The final decision of where and when to use the atomic bomb was up to me. Let there be no mistake about it. I regarded the bomb as a military weapon and never had any doubt that it should be used. The top military advisers to the President recommended its use, and when I talked to Churchill he unhesitatingly told me that he favored the use of the atomic bomb if it might aid to end the war.

      In deciding to use this bomb I wanted to make sure that it would be used as a weapon of war in the manner prescribed by the laws of war. That meant that I wanted it dropped as nearly as possibly upon a war production center of prime military importance.

      Stimson's staff had prepared a list of cities in Japan that might serve as targets. Kyoto, though favored by General Arnold as a center of military activity, was eliminated when Secretary [of War Henry] Stimson pointed out that it was a cultural and religious shrine of the Japanese.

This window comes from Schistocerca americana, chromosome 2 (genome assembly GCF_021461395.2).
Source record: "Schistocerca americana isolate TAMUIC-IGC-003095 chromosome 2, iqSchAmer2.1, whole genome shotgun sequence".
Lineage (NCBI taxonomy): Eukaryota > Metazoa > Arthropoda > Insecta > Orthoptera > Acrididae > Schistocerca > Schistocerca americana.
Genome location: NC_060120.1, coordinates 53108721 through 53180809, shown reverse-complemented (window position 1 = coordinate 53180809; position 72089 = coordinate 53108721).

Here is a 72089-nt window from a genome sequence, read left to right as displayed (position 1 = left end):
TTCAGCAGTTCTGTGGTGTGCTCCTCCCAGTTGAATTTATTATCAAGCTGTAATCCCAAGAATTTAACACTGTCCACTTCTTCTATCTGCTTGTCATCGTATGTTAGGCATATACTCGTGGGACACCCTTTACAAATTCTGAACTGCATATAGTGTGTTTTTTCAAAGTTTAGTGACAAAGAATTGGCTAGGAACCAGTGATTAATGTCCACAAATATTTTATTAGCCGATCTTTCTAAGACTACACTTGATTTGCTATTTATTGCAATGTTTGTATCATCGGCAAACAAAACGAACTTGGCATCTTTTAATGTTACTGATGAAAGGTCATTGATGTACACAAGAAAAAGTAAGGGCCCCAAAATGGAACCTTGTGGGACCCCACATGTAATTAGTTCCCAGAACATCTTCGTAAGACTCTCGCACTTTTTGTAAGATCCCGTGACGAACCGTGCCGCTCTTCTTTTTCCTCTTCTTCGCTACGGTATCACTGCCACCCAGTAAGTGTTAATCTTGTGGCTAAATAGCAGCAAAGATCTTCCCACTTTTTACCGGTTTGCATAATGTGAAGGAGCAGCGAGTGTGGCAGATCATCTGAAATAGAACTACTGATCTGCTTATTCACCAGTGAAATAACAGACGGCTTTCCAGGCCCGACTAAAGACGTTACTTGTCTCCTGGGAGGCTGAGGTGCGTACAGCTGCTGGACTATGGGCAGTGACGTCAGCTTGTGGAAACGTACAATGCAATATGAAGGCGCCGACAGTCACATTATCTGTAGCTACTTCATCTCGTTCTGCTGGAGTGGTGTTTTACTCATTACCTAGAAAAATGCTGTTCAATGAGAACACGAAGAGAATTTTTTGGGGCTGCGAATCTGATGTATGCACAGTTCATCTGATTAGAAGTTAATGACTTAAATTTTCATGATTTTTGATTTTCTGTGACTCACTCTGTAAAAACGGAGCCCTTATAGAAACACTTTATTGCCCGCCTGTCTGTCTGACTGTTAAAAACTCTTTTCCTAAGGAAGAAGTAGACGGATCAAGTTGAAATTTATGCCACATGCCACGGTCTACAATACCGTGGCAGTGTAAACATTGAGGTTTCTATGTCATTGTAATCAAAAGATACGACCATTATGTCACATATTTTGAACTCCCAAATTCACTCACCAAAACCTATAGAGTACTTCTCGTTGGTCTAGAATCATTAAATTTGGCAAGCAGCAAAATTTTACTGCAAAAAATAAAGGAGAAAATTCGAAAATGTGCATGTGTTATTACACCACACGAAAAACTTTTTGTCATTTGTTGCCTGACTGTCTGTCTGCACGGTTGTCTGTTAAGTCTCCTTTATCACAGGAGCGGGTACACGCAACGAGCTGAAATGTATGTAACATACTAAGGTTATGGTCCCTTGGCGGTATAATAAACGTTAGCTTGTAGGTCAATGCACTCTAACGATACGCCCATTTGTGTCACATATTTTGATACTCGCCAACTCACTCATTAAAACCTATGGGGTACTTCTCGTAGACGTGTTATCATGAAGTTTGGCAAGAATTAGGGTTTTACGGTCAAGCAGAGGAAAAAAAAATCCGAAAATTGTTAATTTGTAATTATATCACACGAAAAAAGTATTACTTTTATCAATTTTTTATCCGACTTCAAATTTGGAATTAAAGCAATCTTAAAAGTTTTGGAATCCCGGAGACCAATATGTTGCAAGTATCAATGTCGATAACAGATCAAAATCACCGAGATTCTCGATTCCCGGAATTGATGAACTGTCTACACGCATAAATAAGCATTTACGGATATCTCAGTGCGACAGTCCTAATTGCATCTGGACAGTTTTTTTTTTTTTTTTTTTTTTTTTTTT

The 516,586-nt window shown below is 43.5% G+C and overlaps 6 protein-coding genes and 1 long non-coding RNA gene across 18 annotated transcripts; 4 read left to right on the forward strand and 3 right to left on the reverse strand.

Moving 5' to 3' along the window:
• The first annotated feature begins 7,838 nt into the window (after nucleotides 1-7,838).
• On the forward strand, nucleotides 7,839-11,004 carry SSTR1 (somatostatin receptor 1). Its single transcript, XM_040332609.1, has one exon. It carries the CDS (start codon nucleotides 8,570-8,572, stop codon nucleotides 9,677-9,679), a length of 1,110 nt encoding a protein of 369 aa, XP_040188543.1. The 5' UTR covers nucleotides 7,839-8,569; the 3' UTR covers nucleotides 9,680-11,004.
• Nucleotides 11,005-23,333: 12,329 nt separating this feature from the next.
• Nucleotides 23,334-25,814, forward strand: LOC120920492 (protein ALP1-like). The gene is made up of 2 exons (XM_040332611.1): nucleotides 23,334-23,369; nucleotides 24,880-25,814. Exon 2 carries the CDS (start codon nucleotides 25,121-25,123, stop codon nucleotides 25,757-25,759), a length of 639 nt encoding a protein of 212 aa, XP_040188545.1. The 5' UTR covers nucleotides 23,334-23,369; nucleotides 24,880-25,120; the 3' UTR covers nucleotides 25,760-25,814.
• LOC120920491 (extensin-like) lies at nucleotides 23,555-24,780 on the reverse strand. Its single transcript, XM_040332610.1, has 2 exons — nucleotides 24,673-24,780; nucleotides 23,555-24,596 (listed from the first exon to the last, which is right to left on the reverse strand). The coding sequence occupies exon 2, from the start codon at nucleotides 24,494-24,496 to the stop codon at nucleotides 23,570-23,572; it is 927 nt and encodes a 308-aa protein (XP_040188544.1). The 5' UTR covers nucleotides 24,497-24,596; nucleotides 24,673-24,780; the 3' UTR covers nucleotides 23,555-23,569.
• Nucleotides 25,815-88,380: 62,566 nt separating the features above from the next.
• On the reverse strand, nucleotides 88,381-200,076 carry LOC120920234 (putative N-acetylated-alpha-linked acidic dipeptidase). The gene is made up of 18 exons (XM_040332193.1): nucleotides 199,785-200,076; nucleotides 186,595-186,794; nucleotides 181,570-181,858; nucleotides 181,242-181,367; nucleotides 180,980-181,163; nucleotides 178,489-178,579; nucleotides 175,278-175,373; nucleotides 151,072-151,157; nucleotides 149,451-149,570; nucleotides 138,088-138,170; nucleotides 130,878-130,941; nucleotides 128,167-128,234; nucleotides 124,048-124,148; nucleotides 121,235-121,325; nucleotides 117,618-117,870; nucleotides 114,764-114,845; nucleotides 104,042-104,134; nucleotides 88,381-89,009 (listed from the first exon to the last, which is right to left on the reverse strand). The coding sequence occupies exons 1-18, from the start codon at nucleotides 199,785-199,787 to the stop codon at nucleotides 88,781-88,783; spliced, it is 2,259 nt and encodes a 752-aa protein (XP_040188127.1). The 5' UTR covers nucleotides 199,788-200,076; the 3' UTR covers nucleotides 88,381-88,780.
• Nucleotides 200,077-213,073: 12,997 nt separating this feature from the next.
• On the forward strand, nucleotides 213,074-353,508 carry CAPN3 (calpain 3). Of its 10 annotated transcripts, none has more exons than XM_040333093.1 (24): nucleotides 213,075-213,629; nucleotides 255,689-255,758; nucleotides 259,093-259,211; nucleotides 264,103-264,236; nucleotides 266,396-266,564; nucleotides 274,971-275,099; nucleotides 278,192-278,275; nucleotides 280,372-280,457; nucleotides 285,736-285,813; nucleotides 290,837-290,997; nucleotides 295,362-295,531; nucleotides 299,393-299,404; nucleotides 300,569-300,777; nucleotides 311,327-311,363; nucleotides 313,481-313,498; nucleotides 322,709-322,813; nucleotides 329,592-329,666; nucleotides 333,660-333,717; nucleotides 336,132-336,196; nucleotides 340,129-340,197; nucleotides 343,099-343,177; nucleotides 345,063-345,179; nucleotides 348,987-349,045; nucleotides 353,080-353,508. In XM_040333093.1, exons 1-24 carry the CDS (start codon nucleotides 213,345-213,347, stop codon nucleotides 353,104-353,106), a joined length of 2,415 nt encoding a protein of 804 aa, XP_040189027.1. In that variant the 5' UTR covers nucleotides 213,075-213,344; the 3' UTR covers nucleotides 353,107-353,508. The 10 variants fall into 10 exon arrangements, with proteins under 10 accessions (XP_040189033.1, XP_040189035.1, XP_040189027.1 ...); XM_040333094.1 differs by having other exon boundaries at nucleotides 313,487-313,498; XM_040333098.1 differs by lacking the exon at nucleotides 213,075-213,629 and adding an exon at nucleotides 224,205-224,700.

Four cities were finally recommended as targets: Hiroshima, Kokura, Niigata, and Nagasaki. They were listed in that order as targets for the first attack. The order of selection was in accordance with the military importance of these cities, but allowance would be given for weather conditions at the time of the bombing. . . .

      General Spaatz, who commanded the Strategic Air Forces, which would deliver the bomb on the target, was given some latitude as to when and on which of the four targets the bomb would be dropped. That was necessary because of weather and other operational considerations. In order to get preparations under way, the War Department was given orders to instruct General Spaatz that the first bomb would be dropped as soon after August 3 as weather would permit. . . .